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Sonic Adventure 2

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Sonic Adventure 2
Sonic Adventure 2 cover.png
Developer(s)Sonic Team USA
Director(s)Takashi Iizuka
Producer(s)Yuji Naka
Programmer(s)Tetsu Katano
Writer(s)Shiro Maekawa
SeriesSonic the Hedgehog
  • WW: June 23, 2001[1]
  • JP: December 20, 2001
  • NA: February 11, 2002
  • PAL: May 3, 2002
PlayStation 3, Xbox 360
  • WW: October 2, 2012
  • WW: November 19, 2012
Genre(s)Platformer, action-adventure
Mode(s)Single-player, multiplayer

Sonic Adventure 2[a] is a 2001 platform game developed by Sonic Team USA and published by Sega. It was the final Sonic the Hedgehog game for the Dreamcast after Sega left the home console market. It features two good-vs-evil stories: Sonic the Hedgehog, Tails and Knuckles the Echidna attempt to save the world, while Shadow the Hedgehog, Doctor Eggman and Rouge the Bat attempt to conquer it. The stories are divided into three gameplay styles: fast-paced platforming for Sonic and Shadow, multi-directional shooting for Tails and Eggman, and action-exploration for Knuckles and Rouge.

Development began soon after the American release of Sonic Adventure in 1999 and lasted 18 months. The game was produced in commemoration of the Sonic series' tenth anniversary and was designed to be faster-paced and more action-oriented than the original. The development team also expanded upon the presence of the Chao creatures and other player characters. Its locations were influenced by American locations such as San Francisco and Yosemite National Park. Sega announced Sonic Adventure 2 in October 1999 and exhibited it at E3 2000. It was released simultaneously worldwide in June 23, 2001.[1]

Sonic Adventure 2 received generally positive reviews for its gameplay variety, visuals, and audio, though some criticized its camera, voice acting, and plot. An enhanced port for the GameCube, Sonic Adventure 2: Battle, was released in late 2001 in Japan and early 2002 in North America and Europe; it features improved textures and multiplayer options. Together, the Dreamcast and GameCube versions sold more than 2 million copies worldwide. Sonic Adventure 2 was also released as a downloadable game for the PlayStation 3, Xbox 360, and Windows in 2012.


City streets with traffic, viewed from above
Sonic in City Escape, the first level of the Hero story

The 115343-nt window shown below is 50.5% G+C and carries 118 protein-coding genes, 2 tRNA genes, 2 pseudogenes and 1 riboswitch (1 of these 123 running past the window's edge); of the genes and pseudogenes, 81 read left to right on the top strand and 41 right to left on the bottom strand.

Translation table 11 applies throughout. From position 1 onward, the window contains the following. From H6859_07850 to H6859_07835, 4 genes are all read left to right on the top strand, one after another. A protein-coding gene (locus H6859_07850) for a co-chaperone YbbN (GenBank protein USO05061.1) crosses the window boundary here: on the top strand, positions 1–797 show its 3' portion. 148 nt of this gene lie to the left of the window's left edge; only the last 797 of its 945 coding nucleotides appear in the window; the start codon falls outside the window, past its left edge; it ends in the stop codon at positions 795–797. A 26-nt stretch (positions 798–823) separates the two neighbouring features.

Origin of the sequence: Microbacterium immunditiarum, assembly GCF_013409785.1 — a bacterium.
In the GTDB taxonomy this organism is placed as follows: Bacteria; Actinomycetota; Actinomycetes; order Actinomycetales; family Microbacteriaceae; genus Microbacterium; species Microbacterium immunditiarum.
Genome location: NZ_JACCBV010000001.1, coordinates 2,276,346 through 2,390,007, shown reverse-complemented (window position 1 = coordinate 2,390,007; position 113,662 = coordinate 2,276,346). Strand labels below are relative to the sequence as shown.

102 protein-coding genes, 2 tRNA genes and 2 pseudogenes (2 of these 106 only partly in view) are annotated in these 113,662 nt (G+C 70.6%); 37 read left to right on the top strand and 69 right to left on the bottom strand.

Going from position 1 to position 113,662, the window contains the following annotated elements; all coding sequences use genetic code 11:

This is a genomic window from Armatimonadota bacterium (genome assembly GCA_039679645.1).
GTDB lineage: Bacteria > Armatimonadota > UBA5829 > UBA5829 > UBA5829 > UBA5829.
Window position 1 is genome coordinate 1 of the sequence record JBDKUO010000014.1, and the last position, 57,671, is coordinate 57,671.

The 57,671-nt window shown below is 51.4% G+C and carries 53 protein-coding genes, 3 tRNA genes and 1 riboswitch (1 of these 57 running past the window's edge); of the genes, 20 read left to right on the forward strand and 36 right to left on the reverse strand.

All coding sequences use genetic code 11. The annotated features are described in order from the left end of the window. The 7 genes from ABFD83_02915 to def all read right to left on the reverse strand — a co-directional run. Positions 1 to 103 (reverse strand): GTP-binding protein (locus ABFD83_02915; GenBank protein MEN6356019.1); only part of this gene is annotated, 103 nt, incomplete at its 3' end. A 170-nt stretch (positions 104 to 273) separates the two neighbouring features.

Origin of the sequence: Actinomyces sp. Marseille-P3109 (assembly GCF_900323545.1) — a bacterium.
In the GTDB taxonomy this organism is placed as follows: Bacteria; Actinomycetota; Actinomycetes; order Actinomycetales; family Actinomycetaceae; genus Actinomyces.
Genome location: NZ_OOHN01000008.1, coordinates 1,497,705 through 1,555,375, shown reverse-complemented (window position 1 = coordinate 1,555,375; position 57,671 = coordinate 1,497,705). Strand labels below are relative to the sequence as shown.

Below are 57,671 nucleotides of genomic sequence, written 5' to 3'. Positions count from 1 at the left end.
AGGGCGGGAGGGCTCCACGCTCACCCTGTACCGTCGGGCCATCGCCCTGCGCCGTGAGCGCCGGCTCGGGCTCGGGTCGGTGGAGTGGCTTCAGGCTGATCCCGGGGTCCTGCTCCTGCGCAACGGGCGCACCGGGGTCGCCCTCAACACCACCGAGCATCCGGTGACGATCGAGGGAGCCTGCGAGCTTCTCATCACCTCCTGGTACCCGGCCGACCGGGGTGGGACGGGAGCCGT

Sonic Adventure 2 is a 3D platform game divided into two campaigns: Hero and Dark. In the Hero campaign, players control Sonic, Tails, and Knuckles, who fight to save the world; in the Dark campaign, players control Shadow the Hedgehog, Doctor Eggman and Rouge the Bat, fighting to conquer it. Each campaign cycles through levels of its three characters, telling different sides of the story. Levels have a variety of themes (such as cities, jungles, desert pyramids and outer space),[2] with some followed by boss fights. The two campaigns' stories occur in parallel; completing both campaigns unlocks a Last Story with all six characters, culminating in a final boss fight.[3]

Sonic and Shadow play fast-paced levels, emphasizing platforming.[4] Their homing attack can lock onto robots created by Eggman and G.U.N., and they can grind on rails. Tails' and Eggman's levels are slower and oriented towards multi-directional shooting; they are confined to mechs in which they can jump short heights, hover and shoot enemies. Knuckles' and Rouge's levels are open and feature action-adventure gameplay with treasure hunting; in each level, they must find three shards of the Master Emerald. Their search is guided by radar and puzzle-based clues from harmless robots.[3] Knuckles and Rouge can glide, defeat enemies with punches and kicks,[4] and scale walls, digging into them to find power-ups.[5]

Adventure 2 has the health system found in many other Sonic games. The player collects rings scattered throughout the levels; being hit by an enemy while holding rings causes the player to drop them all, while being hit without rings causes them to lose a life. Tails and Eggman have health bars, which are slowly refilled by collecting rings. Dying with no lives results in a game over screen.[6] The characters can obtain permanent upgrades that grant them new abilities; for example, one allows Sonic and Shadow to dash along a sequential trail of rings to reach distant platforms, one gives Tails and Eggman hover jets that slows your descent in order to cross large gaps, while another lets Knuckles and Rouge dig into the ground to uncover treasure and Master Emerald pieces.[7]